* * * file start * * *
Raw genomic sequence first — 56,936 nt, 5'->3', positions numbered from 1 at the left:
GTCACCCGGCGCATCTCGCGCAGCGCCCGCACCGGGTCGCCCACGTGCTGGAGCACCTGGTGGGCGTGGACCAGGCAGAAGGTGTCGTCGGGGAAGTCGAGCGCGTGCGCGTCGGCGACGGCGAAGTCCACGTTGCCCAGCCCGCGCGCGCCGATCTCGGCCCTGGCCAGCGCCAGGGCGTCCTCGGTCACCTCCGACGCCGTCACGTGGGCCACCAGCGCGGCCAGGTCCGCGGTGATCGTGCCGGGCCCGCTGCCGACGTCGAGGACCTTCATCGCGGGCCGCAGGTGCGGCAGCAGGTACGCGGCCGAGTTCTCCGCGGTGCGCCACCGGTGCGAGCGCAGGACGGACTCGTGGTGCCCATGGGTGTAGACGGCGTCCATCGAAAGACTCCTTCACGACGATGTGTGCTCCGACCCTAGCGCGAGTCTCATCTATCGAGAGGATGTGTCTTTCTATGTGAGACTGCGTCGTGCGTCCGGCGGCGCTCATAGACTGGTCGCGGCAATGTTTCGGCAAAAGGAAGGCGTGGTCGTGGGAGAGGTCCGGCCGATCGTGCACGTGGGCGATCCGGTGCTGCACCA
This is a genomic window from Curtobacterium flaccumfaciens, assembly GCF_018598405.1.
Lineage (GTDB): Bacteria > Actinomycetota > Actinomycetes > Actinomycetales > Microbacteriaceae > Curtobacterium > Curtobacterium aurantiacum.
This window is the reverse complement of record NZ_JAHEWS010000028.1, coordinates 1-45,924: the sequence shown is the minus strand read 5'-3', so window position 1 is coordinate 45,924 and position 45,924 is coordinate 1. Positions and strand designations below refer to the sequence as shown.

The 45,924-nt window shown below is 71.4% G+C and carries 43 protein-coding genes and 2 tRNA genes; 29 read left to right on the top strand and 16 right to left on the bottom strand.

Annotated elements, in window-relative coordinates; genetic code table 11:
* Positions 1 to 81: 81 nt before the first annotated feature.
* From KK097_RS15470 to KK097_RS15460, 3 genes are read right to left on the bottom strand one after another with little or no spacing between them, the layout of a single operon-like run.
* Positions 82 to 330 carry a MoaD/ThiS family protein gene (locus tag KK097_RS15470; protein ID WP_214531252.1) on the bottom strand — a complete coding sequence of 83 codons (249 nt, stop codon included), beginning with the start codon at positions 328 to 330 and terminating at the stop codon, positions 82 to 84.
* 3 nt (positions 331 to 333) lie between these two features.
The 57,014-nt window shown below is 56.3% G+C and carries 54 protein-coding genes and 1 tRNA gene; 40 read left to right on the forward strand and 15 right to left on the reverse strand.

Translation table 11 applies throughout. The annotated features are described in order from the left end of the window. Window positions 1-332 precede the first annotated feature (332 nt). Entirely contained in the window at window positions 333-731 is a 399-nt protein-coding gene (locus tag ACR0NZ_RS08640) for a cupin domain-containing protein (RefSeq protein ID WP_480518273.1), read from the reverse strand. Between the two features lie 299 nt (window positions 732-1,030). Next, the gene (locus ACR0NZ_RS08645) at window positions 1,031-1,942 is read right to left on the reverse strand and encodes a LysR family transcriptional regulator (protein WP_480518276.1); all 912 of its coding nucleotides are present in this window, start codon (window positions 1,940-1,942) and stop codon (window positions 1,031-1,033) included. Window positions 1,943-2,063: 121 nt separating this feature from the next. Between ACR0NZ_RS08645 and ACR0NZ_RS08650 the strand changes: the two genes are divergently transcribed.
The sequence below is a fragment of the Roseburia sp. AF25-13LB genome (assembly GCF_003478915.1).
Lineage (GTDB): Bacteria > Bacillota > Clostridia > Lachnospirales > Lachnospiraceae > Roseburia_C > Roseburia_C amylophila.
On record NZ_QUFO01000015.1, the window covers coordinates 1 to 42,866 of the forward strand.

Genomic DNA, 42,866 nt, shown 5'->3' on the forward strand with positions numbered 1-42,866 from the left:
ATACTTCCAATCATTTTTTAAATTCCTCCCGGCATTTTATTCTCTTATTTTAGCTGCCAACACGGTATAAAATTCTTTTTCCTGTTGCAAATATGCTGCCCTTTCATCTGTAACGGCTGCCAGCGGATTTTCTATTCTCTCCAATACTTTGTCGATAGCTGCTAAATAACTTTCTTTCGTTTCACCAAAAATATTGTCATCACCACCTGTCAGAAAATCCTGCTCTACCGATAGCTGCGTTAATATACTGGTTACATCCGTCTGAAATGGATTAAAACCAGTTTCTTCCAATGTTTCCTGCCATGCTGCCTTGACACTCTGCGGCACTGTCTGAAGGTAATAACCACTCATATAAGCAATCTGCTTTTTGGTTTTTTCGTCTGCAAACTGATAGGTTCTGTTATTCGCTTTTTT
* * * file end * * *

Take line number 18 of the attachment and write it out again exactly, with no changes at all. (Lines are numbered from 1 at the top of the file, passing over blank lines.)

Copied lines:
ATACTTCCAATCATTTTTTAAATTCCTCCCGGCATTTTATTCTCTTATTTTAGCTGCCAACACGGTATAAAATTCTTTTTCCTGTTGCAAATATGCTGCCCTTTCATCTGTAACGGCTGCCAGCGGATTTTCTATTCTCTCCAATACTTTGTCGATAGCTGCTAAATAACTTTCTTTCGTTTCACCAAAAATATTGTCATCACCACCTGTCAGAAAATCCTGCTCTACCGATAGCTGCGTTAATATACTGGTTACATCCGTCTGAAATGGATTAAAACCAGTTTCTTCCAATGTTTCCTGCCATGCTGCCTTGACACTCTGCGGCACTGTCTGAAGGTAATAACCACTCATATAAGCAATCTGCTTTTTGGTTTTTTCGTCTGCAAACTGATAGGTTCTGTTATTCGCTTTTTT